So I have this sea creature. It's lower half is lobster-like. It's upper half sort of humanoid. On its lower torso area it has ridges and stuff and multiple pairs of small tentacles to scrape the ridges. I believe it's called stridulation. How well does this work underwater? Does it carry well? How would variations in the stridulating mechanisms create a wide variety of sounds usable as a language?

  • $\begingroup$ Does it have to be made by stridulation? Because if not, then the answer is quite obviously yes, cricket noises can be made underwater; just record a cricket and reproduce the noise with a suitable loudspeaker. $\endgroup$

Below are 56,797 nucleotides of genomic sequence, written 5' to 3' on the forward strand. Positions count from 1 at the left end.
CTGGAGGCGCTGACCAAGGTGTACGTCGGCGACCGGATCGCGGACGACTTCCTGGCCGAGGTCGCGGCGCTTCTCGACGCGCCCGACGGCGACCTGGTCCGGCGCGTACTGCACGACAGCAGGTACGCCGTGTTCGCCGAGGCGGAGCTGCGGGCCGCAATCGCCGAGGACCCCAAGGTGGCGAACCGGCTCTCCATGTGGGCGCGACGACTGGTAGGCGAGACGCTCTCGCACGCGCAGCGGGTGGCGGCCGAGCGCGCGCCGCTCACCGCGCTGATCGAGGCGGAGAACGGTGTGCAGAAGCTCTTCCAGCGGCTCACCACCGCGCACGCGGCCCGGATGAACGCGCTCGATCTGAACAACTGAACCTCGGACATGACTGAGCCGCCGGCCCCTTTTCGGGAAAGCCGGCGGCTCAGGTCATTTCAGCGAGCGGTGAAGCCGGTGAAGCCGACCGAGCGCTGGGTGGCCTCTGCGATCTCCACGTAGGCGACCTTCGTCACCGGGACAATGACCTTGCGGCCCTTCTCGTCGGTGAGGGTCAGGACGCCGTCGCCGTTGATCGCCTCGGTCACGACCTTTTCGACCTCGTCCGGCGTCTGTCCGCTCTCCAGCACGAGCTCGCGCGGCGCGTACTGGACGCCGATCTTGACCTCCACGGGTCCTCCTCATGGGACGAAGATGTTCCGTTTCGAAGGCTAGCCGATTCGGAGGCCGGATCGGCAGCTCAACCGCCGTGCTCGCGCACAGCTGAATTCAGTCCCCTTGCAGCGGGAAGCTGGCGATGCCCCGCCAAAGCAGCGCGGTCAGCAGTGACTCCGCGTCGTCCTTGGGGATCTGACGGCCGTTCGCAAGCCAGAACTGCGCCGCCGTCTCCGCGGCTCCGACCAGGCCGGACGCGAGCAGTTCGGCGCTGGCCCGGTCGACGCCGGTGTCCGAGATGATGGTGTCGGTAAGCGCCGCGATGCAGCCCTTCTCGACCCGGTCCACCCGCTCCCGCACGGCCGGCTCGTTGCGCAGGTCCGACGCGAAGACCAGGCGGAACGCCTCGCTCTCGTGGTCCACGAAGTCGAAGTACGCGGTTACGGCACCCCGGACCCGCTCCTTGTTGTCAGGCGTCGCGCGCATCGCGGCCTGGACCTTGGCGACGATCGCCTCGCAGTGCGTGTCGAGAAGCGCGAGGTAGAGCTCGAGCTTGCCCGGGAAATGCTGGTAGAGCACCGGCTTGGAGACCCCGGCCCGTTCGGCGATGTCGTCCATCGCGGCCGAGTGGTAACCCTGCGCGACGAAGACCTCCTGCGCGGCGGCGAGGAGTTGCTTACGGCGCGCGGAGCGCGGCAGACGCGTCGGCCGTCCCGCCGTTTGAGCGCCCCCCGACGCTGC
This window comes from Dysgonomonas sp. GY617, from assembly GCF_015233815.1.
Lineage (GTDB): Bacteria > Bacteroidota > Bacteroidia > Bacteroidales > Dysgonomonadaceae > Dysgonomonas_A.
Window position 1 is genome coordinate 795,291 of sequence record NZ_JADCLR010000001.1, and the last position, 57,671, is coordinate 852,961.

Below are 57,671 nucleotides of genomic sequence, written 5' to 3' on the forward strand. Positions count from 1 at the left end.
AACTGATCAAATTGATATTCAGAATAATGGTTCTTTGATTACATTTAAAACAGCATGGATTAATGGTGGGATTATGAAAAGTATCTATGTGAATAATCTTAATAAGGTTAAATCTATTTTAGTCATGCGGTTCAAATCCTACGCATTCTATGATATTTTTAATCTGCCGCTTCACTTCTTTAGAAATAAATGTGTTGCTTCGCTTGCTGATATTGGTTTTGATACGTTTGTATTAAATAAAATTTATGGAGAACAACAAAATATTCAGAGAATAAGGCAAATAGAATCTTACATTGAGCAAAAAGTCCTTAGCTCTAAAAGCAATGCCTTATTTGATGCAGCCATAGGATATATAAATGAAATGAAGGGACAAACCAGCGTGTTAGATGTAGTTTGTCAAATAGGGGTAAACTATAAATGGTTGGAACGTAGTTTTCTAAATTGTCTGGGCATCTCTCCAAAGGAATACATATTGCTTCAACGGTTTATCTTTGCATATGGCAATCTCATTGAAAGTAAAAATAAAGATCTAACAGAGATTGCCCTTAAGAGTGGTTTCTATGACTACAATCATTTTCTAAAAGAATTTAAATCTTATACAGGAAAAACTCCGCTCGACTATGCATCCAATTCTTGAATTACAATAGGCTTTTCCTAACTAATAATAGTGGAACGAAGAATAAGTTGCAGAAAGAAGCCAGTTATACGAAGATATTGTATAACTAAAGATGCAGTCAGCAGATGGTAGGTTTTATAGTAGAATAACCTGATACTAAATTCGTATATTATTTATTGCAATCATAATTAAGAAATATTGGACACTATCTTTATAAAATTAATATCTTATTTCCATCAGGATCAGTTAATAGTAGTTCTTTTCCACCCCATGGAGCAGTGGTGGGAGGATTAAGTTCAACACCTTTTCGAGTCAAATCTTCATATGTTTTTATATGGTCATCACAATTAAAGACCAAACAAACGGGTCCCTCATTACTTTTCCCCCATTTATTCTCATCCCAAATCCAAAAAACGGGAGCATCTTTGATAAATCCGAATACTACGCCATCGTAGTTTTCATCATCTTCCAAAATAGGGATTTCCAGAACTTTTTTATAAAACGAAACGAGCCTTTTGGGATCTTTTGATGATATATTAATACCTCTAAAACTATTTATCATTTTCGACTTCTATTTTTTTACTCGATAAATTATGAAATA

– AlexP
    Commented Feb 17, 2020 at 3:33
  • 1
    $\begingroup$ Have you ever listened to dolphin, or other sea life recordings? There are a lot of aquatic animals that use sound in many different ways. $\endgroup$
    – David
    Commented Feb 17, 2020 at 5:33

1 Answer 1


Many underwater animals, from invertebrates to catfish, use stridulation to produce sound. Corixids, aquatic insects also known as water boatmen, use various pulse patterns to communicate, not unlike crickets.

Sound carries differently underwater than in the air (notably it moves faster and travels further) but there's no reason why a sea creature couldn't produce a cricket noise.

  • $\begingroup$ Wow, I had no idea that underwater invertebrates were creating a whole chorus. It's so cool when some wild sci-fi concept turns out to exist in the real world. $\endgroup$ Commented Feb 17, 2020 at 16:18

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